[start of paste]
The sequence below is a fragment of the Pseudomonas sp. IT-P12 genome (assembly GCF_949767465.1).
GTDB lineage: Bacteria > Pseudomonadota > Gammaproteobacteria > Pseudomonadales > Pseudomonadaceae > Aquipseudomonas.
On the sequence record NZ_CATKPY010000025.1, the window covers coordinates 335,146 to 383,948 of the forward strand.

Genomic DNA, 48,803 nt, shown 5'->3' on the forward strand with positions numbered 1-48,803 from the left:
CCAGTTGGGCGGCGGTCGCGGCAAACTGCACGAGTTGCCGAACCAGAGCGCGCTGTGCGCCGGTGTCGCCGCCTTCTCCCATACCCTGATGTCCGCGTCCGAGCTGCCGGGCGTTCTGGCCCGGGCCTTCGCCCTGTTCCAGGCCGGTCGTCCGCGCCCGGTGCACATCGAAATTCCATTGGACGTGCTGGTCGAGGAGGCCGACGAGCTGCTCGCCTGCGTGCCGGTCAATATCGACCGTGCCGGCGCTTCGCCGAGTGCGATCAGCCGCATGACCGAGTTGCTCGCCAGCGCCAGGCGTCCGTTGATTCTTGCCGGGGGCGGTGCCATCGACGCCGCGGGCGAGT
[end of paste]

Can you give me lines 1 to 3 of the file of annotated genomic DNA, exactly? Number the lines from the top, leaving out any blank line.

The sequence below is a fragment of the Pseudomonas sp. IT-P12 genome (assembly GCF_949767465.1).
GTDB lineage: Bacteria > Pseudomonadota > Gammaproteobacteria > Pseudomonadales > Pseudomonadaceae > Aquipseudomonas.
On the sequence record NZ_CATKPY010000025.1, the window covers coordinates 335,146 to 383,948 of the forward strand.